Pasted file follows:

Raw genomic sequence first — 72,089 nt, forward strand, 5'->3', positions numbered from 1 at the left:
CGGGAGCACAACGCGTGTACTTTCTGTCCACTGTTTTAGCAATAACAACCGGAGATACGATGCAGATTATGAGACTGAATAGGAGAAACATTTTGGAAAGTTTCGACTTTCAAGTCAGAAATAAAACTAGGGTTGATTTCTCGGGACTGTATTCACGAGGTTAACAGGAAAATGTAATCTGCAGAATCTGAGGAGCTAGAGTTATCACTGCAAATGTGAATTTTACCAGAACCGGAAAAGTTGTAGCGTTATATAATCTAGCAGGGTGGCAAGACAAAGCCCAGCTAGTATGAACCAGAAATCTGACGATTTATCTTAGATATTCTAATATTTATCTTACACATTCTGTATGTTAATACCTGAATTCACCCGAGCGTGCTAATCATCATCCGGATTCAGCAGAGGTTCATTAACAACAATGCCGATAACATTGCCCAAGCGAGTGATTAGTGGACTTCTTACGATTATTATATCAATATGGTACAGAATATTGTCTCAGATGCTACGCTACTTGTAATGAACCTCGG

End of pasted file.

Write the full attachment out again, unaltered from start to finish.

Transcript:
Raw genomic sequence first — 72,089 nt, forward strand, 5'->3', positions numbered from 1 at the left:
CGGGAGCACAACGCGTGTACTTTCTGTCCACTGTTTTAGCAATAACAACCGGAGATACGATGCAGATTATGAGACTGAATAGGAGAAACATTTTGGAAAGTTTCGACTTTCAAGTCAGAAATAAAACTAGGGTTGATTTCTCGGGACTGTATTCACGAGGTTAACAGGAAAATGTAATCTGCAGAATCTGAGGAGCTAGAGTTATCACTGCAAATGTGAATTTTACCAGAACCGGAAAAGTTGTAGCGTTATATAATCTAGCAGGGTGGCAAGACAAAGCCCAGCTAGTATGAACCAGAAATCTGACGATTTATCTTAGATATTCTAATATTTATCTTACACATTCTGTATGTTAATACCTGAATTCACCCGAGCGTGCTAATCATCATCCGGATTCAGCAGAGGTTCATTAACAACAATGCCGATAACATTGCCCAAGCGAGTGATTAGTGGACTTCTTACGATTATTATATCAATATGGTACAGAATATTGTCTCAGATGCTACGCTACTTGTAATGAACCTCGG